WordPress 2-Step Verification (WP2SV) is a fantastic new security plugin. (FYI: There’s another Google Authenticator plugin that allows app-specific passwords but doesn’t have email as a 2-factor authentication option, which I fancy.)
It uses Google’s 2-step authentication (video describing the concept is below) for your WordPress logins.
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Initial setup is easy. Go to Users -> 2-Step Verification and click the verification method you prefer (Android, iPhone, or BlackBerry and/or email).
After you’ve successfully added one, there will be a big button (you can’t miss it) to click to activate 2-factor authentication for this WordPress user.
Each user can only have a single mobile device but can have both a mobile device and an email address setup for 2-step authentication. The Google Authenticator Android app and iOS app are very easy to use and don’t even require a data connection.
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If you enter the wrong authentication code (a typo), it won’t let you try to enter that same code again. You’ll need to generate a new code (or click to send a new email).
The 2-step verification setting is activated per user, not site-wide. So if one user turns it on, it doesn’t lock out everyone else who hasn’t setup 2-factor authentication yet.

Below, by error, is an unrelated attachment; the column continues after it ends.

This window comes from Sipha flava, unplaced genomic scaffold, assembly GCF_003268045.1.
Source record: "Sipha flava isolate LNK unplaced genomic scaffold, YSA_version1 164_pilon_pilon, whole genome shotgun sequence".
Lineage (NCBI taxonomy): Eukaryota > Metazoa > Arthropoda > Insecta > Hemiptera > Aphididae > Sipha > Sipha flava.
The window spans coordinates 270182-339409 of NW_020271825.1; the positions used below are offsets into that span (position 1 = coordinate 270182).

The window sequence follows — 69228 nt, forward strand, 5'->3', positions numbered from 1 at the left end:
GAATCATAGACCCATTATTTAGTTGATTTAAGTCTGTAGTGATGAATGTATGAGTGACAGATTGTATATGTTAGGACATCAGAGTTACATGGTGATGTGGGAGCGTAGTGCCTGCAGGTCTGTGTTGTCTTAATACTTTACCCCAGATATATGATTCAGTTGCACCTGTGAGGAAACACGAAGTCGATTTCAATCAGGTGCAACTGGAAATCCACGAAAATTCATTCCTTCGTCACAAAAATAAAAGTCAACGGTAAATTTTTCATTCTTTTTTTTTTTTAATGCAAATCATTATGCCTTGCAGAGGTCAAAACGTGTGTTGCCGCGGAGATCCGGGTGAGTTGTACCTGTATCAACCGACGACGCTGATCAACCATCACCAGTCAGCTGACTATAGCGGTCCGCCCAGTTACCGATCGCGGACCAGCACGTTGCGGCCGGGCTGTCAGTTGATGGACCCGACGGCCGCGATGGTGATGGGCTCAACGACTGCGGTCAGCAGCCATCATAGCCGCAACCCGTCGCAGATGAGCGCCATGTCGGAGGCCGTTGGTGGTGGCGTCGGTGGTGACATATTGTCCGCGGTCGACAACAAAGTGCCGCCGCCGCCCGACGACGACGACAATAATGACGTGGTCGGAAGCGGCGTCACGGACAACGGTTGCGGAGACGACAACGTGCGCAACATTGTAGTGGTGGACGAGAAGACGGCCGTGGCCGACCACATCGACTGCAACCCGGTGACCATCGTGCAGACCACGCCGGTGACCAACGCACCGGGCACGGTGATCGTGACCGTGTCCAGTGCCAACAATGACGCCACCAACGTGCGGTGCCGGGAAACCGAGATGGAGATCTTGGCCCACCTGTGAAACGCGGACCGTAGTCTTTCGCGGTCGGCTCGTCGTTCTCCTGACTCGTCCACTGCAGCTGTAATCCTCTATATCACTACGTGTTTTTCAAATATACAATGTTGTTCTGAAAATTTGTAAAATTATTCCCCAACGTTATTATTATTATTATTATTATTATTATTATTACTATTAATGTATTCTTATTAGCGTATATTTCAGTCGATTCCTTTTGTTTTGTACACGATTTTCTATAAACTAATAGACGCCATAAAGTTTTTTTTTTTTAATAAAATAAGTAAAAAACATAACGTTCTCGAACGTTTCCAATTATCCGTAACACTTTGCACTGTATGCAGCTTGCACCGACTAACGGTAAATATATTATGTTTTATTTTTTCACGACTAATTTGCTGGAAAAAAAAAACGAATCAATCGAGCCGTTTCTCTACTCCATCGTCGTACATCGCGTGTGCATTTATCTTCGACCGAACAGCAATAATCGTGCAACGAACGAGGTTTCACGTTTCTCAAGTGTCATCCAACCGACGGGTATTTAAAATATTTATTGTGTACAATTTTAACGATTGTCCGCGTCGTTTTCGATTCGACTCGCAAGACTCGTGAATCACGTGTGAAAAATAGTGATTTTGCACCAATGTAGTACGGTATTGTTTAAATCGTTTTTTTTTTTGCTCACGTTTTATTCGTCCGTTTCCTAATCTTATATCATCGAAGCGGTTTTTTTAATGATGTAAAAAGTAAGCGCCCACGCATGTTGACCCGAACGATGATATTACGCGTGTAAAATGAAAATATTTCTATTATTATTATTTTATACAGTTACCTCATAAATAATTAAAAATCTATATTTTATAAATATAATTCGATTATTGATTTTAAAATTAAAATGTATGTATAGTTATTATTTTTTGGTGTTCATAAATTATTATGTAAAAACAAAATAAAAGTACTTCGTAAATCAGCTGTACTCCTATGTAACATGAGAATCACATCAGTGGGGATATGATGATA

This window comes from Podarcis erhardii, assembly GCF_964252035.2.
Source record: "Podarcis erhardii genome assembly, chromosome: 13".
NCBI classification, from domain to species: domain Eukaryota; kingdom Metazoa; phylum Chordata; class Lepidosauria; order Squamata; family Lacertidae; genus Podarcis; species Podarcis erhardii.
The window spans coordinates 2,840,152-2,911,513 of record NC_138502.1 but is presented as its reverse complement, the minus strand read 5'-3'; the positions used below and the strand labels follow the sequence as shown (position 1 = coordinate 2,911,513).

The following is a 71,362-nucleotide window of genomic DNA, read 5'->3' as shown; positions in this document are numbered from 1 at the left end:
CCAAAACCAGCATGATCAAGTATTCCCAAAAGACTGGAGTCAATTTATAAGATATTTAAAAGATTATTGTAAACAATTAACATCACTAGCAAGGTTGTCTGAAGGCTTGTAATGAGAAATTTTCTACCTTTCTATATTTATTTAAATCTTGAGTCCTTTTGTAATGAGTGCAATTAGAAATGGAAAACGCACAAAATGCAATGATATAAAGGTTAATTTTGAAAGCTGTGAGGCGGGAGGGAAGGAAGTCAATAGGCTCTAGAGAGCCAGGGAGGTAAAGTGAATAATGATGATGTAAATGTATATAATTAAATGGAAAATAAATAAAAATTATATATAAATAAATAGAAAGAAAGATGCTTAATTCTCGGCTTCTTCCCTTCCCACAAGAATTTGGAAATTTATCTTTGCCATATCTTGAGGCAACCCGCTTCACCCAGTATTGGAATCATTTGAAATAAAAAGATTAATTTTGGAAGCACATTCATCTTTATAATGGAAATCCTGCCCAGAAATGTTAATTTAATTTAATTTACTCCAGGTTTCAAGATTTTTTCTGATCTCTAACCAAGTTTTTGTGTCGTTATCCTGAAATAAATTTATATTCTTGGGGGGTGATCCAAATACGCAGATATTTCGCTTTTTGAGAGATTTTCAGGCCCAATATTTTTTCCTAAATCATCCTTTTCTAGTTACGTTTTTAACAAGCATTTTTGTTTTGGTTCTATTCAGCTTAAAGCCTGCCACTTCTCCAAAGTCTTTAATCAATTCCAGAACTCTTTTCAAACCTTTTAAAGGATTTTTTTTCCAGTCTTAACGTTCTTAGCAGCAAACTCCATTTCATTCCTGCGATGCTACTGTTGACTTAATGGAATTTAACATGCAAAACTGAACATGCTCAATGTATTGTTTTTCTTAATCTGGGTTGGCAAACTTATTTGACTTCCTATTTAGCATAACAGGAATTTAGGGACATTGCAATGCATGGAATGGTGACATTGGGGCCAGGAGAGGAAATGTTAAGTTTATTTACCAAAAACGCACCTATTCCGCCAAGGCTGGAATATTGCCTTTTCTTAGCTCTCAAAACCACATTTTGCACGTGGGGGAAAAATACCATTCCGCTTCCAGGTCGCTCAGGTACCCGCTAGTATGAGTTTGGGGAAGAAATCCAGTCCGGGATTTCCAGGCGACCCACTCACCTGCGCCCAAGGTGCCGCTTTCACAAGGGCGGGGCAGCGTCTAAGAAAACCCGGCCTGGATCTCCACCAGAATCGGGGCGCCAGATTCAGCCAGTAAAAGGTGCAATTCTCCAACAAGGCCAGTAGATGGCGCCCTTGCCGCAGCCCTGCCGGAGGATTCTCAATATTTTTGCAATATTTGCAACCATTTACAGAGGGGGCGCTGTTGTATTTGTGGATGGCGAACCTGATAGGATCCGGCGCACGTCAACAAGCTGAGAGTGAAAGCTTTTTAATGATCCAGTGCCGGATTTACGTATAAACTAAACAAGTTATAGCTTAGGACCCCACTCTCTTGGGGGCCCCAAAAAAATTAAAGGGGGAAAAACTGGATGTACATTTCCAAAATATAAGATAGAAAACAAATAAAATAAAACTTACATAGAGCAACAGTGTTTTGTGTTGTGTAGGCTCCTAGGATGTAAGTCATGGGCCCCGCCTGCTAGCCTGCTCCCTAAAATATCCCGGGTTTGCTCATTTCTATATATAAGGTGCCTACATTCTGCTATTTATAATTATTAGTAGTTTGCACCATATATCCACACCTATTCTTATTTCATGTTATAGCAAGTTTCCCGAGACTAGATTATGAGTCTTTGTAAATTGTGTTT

It works for all user levels, from Subscriber to Administrator.
If you remove your active verification (mobile and/or email) but do not click to deactivate 2-step authentication, you’ll get locked out.
If this accident happens, you can go into PHPMyAdmin and find the ‘wp2sv_enabled’ meta_key in the wp_usermeta database table. Then just delete the row (not change the meta_value) and 2-step verification will be turned off for that user.
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The plugin is fully functioning, and I’m sure it will get some tweaks as more people download it.
Maybe it’ll even be enhanced in a way that forces the 2-step verification for all users, including setting it up as part of the new WordPress user registration process. How do you like that idea?
Overall, it’s a great tool to add an extra layer of security to one of the easiest WordPress security exploits — your username and password combination — especially for sites that don’t have HTTPS logins.
Credit: screenshots from the plugin’s WordPress.org page